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Testing temperature with your ears

Monday, November 15, 2021

Chefs in Japan dip a wet chopstick in hot oil and listen to the sizzle, to know when it's ready for tempura. A physicist investigated that technique in the lab to zero in on the perfect fry frequency.

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Why is Ethiopia detaining UN aid workers?

Thursday, November 11, 2021

NPR's Mary Louise Kelly speaks with Stéphane Dujarric, spokesman for the UN Secretary-General António Guterres, on the detention of UN aid workers in Ethiopia and the political state of affairs there.

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Black veterans on what Colin Powell meant to them

Friday, November 05, 2021

Black veterans pay tribute to the late Colin Powell, who's funeral happened Friday at National Cathedral in Washington, D.C.

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The unexpected end to Atlanta's heartbreak

Wednesday, November 03, 2021

Atlanta, Ga., home of many post-season heartbreaks, is finally a winner. The city is celebrating the Braves winning the World Series.

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New podcast examines wellness trends and beliefs, like what weight means about health

Friday, October 29, 2021

NPR's Sarah McCammon talks with Maintenance Phase hosts Michael Hobbes and Aubrey Gordon on going where most health and fitness podcasts don't, assessing popular dietary advice and wellness trends.

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Remembering John Dilenschneider, one of the many Americans lost to COVID-19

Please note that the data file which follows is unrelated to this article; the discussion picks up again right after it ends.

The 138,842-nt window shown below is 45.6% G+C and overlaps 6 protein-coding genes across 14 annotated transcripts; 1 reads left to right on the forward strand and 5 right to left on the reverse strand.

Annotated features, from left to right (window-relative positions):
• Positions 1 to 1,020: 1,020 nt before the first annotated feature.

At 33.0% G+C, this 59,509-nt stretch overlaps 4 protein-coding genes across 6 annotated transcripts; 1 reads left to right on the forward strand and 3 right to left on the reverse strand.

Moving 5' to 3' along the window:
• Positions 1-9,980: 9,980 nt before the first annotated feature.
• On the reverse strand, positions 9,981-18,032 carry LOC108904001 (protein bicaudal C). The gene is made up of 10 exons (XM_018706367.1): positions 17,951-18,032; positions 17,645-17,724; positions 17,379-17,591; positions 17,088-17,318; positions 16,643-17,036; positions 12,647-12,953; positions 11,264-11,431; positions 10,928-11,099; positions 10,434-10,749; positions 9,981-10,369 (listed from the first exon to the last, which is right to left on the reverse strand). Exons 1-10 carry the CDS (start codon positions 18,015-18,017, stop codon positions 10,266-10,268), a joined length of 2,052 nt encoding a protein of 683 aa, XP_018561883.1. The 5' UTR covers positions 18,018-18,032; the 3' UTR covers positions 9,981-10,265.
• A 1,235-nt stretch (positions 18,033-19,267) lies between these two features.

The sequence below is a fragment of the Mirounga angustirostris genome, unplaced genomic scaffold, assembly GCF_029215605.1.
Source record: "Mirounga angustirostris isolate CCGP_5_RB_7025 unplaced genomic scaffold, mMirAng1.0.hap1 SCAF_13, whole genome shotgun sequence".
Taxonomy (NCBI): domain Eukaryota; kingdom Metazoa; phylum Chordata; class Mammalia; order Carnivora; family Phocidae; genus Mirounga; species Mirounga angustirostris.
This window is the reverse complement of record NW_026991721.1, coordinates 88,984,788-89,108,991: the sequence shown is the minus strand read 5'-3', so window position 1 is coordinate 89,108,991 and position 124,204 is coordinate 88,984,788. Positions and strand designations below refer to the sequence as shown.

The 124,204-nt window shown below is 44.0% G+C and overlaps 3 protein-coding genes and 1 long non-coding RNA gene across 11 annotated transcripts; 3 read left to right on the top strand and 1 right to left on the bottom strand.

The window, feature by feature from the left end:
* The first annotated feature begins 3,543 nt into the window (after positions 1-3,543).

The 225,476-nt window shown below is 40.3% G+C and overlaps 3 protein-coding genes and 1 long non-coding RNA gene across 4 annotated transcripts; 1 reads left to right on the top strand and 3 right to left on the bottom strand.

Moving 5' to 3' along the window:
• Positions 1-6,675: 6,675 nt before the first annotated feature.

Friday, October 29, 2021

Jack Dilenschneider died of COVID-19 in September at age 89. After started a small law firm in Ohio in the 1960s, he went south to defend civil rights activists and others trying peacefully to vote.

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Baseball's battle between 'good' and 'evil'

Tuesday, October 26, 2021

NPR's Sarah McCammon talks with Evan Drellich of The Athletic the faceoff between the upstart Atlanta Braves and the hated Houston Astros in game 1 of the World Series Tuesday.

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Black children make up more than half of the incidents of police using force on kids

Thursday, October 21, 2021

NPR's Sarah McCammon talks with Kristin Henning of Georgetown University on why Black children are more likely to be handled forcibly by police.

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Scientists made a wooden steak knife that's 3 times sharper than a steel blade

Wednesday, October 20, 2021

Researchers have hardened wood and fashioned a knife out of it. It's three times sharper than steel and can slice through steak, and could be a sustainable alternative.

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Everything old, new and AWOL in the NBA

Tuesday, October 19, 2021

NPR's Sarah McCammon talks with ESPN's Monica McNutt about how as the NBA season begins, fans are talking about two players who won't be on the court anytime soon.